need to simplify access and make it more transparent. They have the potential
overall effect of pushing apprenticeship programs in the direction of
paper sketches the structure of typical joint apprenticeship programs,
gives a brief history of apprenticeship programs in Chicago noting problems
related to minority and womens access, and then compares access
to two apprenticeship programs, the Plumbers (L.U. 130, U.A.) and the
Carpenters (Chicago and Northeast Illinois District Council) to show how
the first operates in the traditional recruiting mode, while
the second integrates training and organizing.
comparison offered here is being developed through my ongoing relationship
with Plumbers Local 130 UA and Carpenters District 5. Plumbers represents
about 2,300 journeymen, operates a hiring hall, and maintains a traditional
apprenticeship program only slightly linked to organizing. Carpenters,
which includes several locals and represents about 32,000 journeymen,
does not operate a hiring hall and has significantly adapted its training
programs to organizing. For the past year, I have been acting as a consultant
to a working committee of the Plumbers called the Workforce Development
and Training Committee that has been taking a critical look at access
to their apprenticeship program. I have also been working with the Chicago
Interfaith Committee on Worker Issues helping to set up the pre-apprenticeship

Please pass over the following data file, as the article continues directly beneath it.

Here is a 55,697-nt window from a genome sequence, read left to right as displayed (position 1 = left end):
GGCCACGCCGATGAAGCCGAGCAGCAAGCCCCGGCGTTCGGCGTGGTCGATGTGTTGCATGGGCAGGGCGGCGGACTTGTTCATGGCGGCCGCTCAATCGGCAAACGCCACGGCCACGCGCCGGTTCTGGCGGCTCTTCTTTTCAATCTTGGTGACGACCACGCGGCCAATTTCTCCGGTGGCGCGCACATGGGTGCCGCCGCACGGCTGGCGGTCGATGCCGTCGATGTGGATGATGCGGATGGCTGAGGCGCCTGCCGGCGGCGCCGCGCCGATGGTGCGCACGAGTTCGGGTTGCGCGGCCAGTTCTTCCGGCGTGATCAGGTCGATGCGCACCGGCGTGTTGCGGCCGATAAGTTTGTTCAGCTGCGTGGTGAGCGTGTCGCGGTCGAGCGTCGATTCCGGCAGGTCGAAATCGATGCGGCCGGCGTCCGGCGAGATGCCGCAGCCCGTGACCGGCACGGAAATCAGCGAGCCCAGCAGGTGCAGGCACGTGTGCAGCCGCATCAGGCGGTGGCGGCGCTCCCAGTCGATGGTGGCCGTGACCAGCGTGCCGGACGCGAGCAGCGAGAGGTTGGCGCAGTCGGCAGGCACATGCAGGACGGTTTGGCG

project called Building Bridges; the two major unions involved in that
project are the Carpenters and the Electricians.
Joint Apprenticeship Programs Differ From Non-Union Programs
apprenticeship programs function defensively, in an environment of competition
from nonunion training programs: vocational or school-to-work programs
in the public high schools, the Job Corps, community colleges, and private
and for-profit job-training entities. When people graduate from a nonunion
program, they leave their training context behind and enter the labor
market as individuals. By contrast, a joint apprenticeship program produces
the skilled workforce and then brings it into the union, represents it,
and bargains for it. This creates a very different set of goals for joint
programs. But the union does not do this by itself. Training, like safety
and technological change, is traditionally a labormanagement concern.
Labor and management negotiate details of the apprenticeship program between
the union and an industry council, including the per-worker-hour contributions